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The Journey Begins: Kerry embark on fresh All-Ireland quest

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by Adam Moynihan

National League: Division 1

Kildare v Kerry

Sunday at 1.45pm

Newbridge

Deferred on TG4 (5.35pm)

It’s only January. It’s only the league. It’s "only" Kildare. But already summertime looms so close we can almost taste it.

The return of Jack O’Connor, coupled with an unshakable feeling that this maturing crop of Kerry players are on the brink of something magnificent, has set hearts and minds racing.

Summer in Dublin. The sun beating down. Croke Park rocking, packed to the rafters. And 15 Kerrymen striding purposefully behind the Artane Band. If that image doesn’t stir something in you, you must be lost. Put down the Killarney Advertiser and seek assistance.

It’s hard not to lose the run of yourself in Kerry; at times I think that losing the run of ourselves is part of our DNA. We adore our team. We adore them so much we sometimes lose sight of reality. “If you’re not first, you’re last” is funny when Will Ferrell says it, yet it’s a mantra we seem to take it pretty darn seriously around here. We’re not idiots, we know we can’t win every year. But every year we come back and expect to win.

And, despite the fact that it has now been seven going on eight years since we last won an All-Ireland, expectations remain high. According to a survey carried out by the Killarney Advertiser this week, 81% of supporters are predicting that Jack O’Connor’s team will win Division 1 of the National League (up from 34% in 2021). Almost 98% think The Kingdom will retain their Munster crown (up from 96% in 2021).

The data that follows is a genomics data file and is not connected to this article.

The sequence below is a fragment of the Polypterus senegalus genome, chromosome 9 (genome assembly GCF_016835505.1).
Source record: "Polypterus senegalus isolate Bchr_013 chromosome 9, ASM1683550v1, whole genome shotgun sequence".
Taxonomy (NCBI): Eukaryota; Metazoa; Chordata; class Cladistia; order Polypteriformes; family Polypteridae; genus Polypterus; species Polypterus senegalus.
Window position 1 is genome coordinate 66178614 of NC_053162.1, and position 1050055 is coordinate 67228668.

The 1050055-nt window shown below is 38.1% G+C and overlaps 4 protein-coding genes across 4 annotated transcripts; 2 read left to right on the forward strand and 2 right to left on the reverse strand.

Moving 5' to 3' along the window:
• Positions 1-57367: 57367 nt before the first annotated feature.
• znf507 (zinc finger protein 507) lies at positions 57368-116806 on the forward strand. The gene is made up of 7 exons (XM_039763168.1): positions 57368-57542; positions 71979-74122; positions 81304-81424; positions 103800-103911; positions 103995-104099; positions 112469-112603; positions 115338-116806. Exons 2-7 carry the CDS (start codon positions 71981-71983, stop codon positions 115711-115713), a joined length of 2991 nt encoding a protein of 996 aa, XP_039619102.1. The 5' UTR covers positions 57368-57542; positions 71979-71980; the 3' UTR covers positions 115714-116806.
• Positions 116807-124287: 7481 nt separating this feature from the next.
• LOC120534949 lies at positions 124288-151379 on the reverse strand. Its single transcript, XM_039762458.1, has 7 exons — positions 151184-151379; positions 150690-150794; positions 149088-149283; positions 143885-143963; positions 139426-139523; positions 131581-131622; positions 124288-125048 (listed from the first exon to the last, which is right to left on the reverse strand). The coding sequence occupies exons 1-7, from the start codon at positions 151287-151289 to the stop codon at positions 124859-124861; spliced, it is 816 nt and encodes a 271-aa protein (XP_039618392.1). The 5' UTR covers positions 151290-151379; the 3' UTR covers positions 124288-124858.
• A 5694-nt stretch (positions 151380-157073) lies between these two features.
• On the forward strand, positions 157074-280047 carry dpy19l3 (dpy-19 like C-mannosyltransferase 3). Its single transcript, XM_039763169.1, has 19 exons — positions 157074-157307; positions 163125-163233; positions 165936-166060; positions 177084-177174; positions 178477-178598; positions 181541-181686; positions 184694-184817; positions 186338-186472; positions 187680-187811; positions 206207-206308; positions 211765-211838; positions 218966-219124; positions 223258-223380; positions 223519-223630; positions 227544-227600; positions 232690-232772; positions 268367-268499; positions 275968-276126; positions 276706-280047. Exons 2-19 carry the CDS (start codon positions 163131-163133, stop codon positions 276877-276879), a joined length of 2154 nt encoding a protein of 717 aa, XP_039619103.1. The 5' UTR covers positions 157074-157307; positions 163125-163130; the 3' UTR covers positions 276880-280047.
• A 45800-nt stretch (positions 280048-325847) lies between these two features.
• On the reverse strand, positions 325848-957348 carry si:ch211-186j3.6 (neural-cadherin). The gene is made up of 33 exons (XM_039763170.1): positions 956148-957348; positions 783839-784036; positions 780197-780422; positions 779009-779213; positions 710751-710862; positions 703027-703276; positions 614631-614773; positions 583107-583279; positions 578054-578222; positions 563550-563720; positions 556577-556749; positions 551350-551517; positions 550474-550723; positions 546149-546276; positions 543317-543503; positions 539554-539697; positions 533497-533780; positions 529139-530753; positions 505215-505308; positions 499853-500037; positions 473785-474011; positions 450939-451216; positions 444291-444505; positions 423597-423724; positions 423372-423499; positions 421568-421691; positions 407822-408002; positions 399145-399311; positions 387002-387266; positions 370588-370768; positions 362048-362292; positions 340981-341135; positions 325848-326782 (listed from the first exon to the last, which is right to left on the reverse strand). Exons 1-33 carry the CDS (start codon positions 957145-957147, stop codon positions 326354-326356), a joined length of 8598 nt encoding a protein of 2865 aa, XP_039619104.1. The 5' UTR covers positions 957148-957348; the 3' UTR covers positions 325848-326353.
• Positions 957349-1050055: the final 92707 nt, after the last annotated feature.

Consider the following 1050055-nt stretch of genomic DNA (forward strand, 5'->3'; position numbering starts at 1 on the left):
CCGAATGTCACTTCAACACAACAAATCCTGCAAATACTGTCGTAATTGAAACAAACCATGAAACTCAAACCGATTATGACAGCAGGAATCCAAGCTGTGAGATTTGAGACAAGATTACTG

As for the biggest prize? 63% believe that Sam Maguire will be returning to Kerry in July – the exact same percentage as last year. Every respondent is predicting that Kerry will, at the very least, reach the All-Ireland semi-final.

The road ahead of us is long and winding. As the saying goes, a journey of a thousand miles begins with a single step.

KILDARE AWAY

Kerry demolished their opponents in the McGrath Cup and although the manager insisted that he had no choice but to field strong lineups, he also said that confidence and momentum is key. With that in mind, he will go with his strongest possible 15 (as he sees it) for the potentially tricky league opener against his old team, Kildare.

Dara Moynihan is back in contention after recovering from a quad strain and star forward David Clifford will start after being held in reserve for much of the Cork game.

Mike Breen (hamstring), Stephen O’Brien (hamstring), Gavin Crowley (unspecified), Joe O’Connor (knee) and David Moran (groin) are out. O’Connor will also be without the club-tied Na Gaeil quartet of Diarmuid O’Connor, Jack Barry, Stefan Okunbor and Andrew Barry, as well as Pa Warren of Gneeveguilla.

Shane Murphy could well be thrown straight into league action after impressing in the McGrath Cup final and fellow newcomer Dan O’Donoghue is in contention to start at corner back. He will being doing well if he manages to displace Brian Ó Beaglaoich; the An Ghaeltacht man had fine season in 2021. Jason Foley and Tom O’Sullivan are probable starters at 3 and 4.

Tadhg Morley is likely to anchor the defence from the centre back position with Paul Murphy and Gavin White either side of him. Kerry find themselves short of options at centre field – they are missing five midfielders in total - so regular centre forward Seán O’Shea will probably continue to deputise alongside Adrian Spillane.

Paudie Clifford should start at 11 with Micheál Burns, Dara Moynihan and Jack Savage the likely candidates for the half forward spots. David Clifford and the in-form Paul Geaney will line out in the full forward line, possibly with Killian Spillane, although Tony Brosnan will also be hoping to get the nod.

Kildare are newcomers to Division 1 having earned promotion in 2021 under Kerry’s new manager. That Jack O’Connor factor is bound to add some spice (after the Cork game, Tadhg Morley joked that The Lilywhites will be “gunning” for their former bainisteoir), and St Conleth’s Park in Newbridge is known to be a cauldron.

Kerry will be plenty motivated too, however, and this is a match they should be winning.

VERDICT: Kerry by four.

Sport

Kerry ladies must bounce back at home to Waterford

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All-Ireland Senior Championship Group 2

Kerry v Waterford

Saturday 3pm

Fitzgerald Stadium

The Kerry ladies will be looking to get back to winning ways against Waterford on Saturday following last weekend’s frustrating draw against Donegal in Ballybofey.